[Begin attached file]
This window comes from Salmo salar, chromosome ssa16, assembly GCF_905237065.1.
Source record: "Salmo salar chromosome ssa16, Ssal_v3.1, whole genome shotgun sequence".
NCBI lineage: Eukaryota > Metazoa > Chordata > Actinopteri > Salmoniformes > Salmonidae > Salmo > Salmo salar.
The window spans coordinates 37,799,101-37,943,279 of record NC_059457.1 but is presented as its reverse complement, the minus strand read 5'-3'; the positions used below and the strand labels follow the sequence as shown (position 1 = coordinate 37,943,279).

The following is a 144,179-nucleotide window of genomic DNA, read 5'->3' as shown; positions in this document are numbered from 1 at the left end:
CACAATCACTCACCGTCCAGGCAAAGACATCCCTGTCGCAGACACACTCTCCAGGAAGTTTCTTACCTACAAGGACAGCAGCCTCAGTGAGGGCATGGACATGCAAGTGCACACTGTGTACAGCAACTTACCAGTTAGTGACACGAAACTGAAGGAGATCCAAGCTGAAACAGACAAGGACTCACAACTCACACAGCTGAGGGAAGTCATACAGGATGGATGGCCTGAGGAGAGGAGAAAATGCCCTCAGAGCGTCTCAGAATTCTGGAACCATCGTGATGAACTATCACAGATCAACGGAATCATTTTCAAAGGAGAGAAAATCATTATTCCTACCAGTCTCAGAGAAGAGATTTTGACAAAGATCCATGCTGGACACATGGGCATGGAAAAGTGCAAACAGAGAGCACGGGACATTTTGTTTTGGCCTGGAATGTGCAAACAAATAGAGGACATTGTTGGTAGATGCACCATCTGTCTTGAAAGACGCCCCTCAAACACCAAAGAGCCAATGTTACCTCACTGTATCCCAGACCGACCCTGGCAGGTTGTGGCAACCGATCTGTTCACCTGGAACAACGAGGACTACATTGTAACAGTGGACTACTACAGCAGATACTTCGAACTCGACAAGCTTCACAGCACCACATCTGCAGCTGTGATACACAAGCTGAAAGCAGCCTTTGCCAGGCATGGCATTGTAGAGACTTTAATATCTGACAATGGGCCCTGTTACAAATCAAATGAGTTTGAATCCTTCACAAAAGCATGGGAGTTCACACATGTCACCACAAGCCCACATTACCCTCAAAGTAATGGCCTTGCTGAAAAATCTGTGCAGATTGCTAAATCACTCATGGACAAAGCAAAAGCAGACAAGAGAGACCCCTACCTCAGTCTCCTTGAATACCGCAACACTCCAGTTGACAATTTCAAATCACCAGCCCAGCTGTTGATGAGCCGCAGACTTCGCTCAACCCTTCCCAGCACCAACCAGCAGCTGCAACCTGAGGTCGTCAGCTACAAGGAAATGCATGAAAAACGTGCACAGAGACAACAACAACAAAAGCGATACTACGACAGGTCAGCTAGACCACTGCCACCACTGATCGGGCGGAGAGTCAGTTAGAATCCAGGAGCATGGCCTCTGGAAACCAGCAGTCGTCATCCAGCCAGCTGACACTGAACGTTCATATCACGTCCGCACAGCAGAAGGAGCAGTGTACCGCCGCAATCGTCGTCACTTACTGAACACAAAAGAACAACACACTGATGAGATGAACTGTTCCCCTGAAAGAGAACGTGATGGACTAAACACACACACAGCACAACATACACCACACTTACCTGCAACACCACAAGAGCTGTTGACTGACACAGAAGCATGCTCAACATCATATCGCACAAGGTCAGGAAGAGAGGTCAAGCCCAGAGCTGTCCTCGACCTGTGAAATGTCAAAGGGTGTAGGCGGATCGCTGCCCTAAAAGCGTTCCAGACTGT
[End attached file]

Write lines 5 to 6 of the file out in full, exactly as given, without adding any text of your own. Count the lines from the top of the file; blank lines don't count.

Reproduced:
The following is a 144,179-nucleotide window of genomic DNA, read 5'->3' as shown; positions in this document are numbered from 1 at the left end:
CACAATCACTCACCGTCCAGGCAAAGACATCCCTGTCGCAGACACACTCTCCAGGAAGTTTCTTACCTACAAGGACAGCAGCCTCAGTGAGGGCATGGACATGCAAGTGCACACTGTGTACAGCAACTTACCAGTTAGTGACACGAAACTGAAGGAGATCCAAGCTGAAACAGACAAGGACTCACAACTCACACAGCTGAGGGAAGTCATACAGGATGGATGGCCTGAGGAGAGGAGAAAATGCCCTCAGAGCGTCTCAGAATTCTGGAACCATCGTGATGAACTATCACAGATCAACGGAATCATTTTCAAAGGAGAGAAAATCATTATTCCTACCAGTCTCAGAGAAGAGATTTTGACAAAGATCCATGCTGGACACATGGGCATGGAAAAGTGCAAACAGAGAGCACGGGACATTTTGTTTTGGCCTGGAATGTGCAAACAAATAGAGGACATTGTTGGTAGATGCACCATCTGTCTTGAAAGACGCCCCTCAAACACCAAAGAGCCAATGTTACCTCACTGTATCCCAGACCGACCCTGGCAGGTTGTGGCAACCGATCTGTTCACCTGGAACAACGAGGACTACATTGTAACAGTGGACTACTACAGCAGATACTTCGAACTCGACAAGCTTCACAGCACCACATCTGCAGCTGTGATACACAAGCTGAAAGCAGCCTTTGCCAGGCATGGCATTGTAGAGACTTTAATATCTGACAATGGGCCCTGTTACAAATCAAATGAGTTTGAATCCTTCACAAAAGCATGGGAGTTCACACATGTCACCACAAGCCCACATTACCCTCAAAGTAATGGCCTTGCTGAAAAATCTGTGCAGATTGCTAAATCACTCATGGACAAAGCAAAAGCAGACAAGAGAGACCCCTACCTCAGTCTCCTTGAATACCGCAACACTCCAGTTGACAATTTCAAATCACCAGCCCAGCTGTTGATGAGCCGCAGACTTCGCTCAACCCTTCCCAGCACCAACCAGCAGCTGCAACCTGAGGTCGTCAGCTACAAGGAAATGCATGAAAAACGTGCACAGAGACAACAACAACAAAAGCGATACTACGACAGGTCAGCTAGACCACTGCCACCACTGATCGGGCGGAGAGTCAGTTAGAATCCAGGAGCATGGCCTCTGGAAACCAGCAGTCGTCATCCAGCCAGCTGACACTGAACGTTCATATCACGTCCGCACAGCAGAAGGAGCAGTGTACCGCCGCAATCGTCGTCACTTACTGAACACAAAAGAACAACACACTGATGAGATGAACTGTTCCCCTGAAAGAGAACGTGATGGACTAAACACACACACAGCACAACATACACCACACTTACCTGCAACACCACAAGAGCTGTTGACTGACACAGAAGCATGCTCAACATCATATCGCACAAGGTCAGGAAGAGAGGTCAAGCCCAGAGCTGTCCTCGACCTGTGAAATGTCAAAGGGTGTAGGCGGATCGCTGCCCTAAAAGCGTTCCAGACTGT